VIOLENT behaviour towards fellow pupils or adults and issues with drugs and alcohol have resulted in nearly 2,000 school exclusions across Dudley borough schools over the last three years, a data investigation has revealed.

More than 303,000 children in state-maintained primary and secondary schools in England were handed permanent or fixed-period exclusions for assaulting a pupil or adult, or for drug and alcohol issues, between 2015/16 and 2017/18.

In Dudley - 28 per cent of exclusions during that period were the result of violence towards an adult or fellow pupil or drink/drug problems.

Figures from the Department for Education (DfE), analysed by Newsquest's Data Investigations Unit, revealed 1,372 cases in Dudley schools, out of a total of 7,198, involved violence against a pupil, 477 were for violent behaviour towards an adult and 153 were drug and alcohol related.

Chris Keates, acting general secretary of teachers’ union NASWUT, has blamed the Government for stripping specialist support for pupils with challenging behaviour.

Ms Keates said poor discipline of pupils was one of the main reasons why teachers considered leaving the profession.

She said: “No teacher should have to go to work with the expectation that they will be abused. All workers are entitled to a safe working environment, free from violence and disruption.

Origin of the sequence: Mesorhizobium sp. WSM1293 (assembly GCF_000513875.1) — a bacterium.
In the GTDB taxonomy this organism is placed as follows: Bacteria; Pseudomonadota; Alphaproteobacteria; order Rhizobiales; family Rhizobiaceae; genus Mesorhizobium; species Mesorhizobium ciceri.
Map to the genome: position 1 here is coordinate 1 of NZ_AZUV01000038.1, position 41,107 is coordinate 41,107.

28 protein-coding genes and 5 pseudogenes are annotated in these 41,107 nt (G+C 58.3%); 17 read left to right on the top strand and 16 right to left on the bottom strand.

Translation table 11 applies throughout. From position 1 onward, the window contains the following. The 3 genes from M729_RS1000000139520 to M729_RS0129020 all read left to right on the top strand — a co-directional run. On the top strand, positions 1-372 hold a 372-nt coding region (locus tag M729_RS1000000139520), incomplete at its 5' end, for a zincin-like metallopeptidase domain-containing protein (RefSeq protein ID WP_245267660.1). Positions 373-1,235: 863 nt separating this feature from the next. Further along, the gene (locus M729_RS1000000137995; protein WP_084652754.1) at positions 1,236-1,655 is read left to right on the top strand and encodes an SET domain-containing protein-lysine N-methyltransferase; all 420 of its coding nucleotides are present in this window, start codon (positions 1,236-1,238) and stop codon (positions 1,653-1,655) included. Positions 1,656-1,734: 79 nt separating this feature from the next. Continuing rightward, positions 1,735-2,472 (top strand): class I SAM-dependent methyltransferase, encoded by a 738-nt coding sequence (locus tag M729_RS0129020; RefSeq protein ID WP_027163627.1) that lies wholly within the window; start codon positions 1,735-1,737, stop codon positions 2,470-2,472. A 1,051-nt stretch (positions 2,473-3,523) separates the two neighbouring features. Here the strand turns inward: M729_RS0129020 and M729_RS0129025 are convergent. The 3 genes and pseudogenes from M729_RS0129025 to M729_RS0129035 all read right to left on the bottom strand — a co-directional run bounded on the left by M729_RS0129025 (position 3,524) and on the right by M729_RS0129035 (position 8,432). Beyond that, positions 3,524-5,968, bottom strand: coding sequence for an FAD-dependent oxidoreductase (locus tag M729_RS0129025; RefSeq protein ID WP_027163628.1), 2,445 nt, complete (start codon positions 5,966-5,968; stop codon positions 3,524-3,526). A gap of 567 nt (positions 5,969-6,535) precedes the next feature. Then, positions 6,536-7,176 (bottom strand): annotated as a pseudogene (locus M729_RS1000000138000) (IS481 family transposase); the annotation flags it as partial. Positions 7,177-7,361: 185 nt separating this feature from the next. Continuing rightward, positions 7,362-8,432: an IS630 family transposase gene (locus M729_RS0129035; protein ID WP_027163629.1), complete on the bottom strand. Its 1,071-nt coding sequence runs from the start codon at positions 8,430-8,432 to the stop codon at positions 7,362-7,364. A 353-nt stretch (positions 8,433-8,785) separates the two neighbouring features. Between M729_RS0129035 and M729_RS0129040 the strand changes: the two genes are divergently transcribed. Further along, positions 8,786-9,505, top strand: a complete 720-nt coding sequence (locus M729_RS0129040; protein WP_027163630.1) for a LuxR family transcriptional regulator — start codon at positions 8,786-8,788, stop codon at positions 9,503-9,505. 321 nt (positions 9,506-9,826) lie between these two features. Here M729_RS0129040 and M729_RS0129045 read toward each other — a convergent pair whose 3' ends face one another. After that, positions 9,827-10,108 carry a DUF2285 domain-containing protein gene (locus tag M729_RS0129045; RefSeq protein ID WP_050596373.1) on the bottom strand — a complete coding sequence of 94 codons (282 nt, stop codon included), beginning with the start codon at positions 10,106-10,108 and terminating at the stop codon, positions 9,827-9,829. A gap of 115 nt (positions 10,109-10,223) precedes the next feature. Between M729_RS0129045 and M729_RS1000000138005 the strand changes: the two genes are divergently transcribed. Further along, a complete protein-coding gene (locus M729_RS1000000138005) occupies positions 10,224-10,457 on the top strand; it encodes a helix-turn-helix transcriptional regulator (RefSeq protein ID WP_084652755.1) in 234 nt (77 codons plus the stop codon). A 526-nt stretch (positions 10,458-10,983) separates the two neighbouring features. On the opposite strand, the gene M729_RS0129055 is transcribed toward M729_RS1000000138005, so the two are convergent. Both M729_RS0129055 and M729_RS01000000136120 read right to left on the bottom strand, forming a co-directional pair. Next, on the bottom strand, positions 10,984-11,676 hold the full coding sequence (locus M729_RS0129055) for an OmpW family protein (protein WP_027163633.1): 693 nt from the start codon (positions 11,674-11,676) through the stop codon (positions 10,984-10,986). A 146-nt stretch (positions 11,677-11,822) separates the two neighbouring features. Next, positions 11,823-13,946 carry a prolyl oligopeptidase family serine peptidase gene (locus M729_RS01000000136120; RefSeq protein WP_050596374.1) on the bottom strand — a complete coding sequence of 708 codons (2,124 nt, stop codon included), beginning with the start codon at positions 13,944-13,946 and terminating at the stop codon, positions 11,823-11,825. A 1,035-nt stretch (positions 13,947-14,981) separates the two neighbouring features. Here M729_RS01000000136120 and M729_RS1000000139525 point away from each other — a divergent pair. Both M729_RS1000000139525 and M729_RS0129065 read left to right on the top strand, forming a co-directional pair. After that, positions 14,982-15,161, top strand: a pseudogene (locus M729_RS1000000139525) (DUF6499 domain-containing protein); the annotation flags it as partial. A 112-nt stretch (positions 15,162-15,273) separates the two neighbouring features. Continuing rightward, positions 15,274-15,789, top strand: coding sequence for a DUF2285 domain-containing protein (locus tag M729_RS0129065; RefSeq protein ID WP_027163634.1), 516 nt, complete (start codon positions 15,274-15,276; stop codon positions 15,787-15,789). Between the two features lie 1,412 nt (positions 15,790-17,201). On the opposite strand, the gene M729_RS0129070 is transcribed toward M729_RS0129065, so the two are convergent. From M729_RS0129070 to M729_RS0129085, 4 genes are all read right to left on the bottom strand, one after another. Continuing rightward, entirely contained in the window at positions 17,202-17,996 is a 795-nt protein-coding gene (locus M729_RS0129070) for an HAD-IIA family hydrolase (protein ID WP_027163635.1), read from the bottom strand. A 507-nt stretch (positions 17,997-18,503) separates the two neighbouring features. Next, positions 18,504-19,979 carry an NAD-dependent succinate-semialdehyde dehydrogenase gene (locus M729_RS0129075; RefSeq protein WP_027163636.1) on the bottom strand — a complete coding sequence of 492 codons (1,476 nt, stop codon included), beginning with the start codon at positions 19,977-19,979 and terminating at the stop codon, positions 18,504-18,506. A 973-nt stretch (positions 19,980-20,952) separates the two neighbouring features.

“The Government must take responsibility for the impact of policies which have reduced or removed internal and external specialist support for pupils for whom behaviour issues are a barrier to learning.”

Ms Keates believes removing support from youth workers has had an impact on the handling of children’s behaviour.

She added: “These impacts have driven qualified and specialist teachers out of the profession, narrowed the curriculum offer, increased disaffection among pupils and limited their life chances.”

Where pupils are excluded, the DfE said the “quality of education they receive should be no different than mainstream settings”.

A spokesman for the DfE added: “The Government supports head teachers in using exclusion as a sanction where warranted. That means backing heads to use their powers to issue fixed period exclusions in response to poor behaviour and to permanently exclude as a last resort.

“While fixed period exclusion rates have risen, permanent exclusion rates have remained stable, and they are both lower than they were a decade ago. Permanent exclusion remains a rare event.”

Councillor Ruth Buttery, Dudley's cabinet member for children and young people, said the authority launched a consultation with schools and stakeholders last year with a view to developing a new strategy to reduce the level of exclusions.

She added: “The main focus of this new strategy will be to identify pupils who are at risk of exclusion earlier, so the right support can be provide to avoid them being removed from school in the first place.

“We also plan to carry out research to identify future priorities to help our schools, as well as providing an effective range of alternative provision.”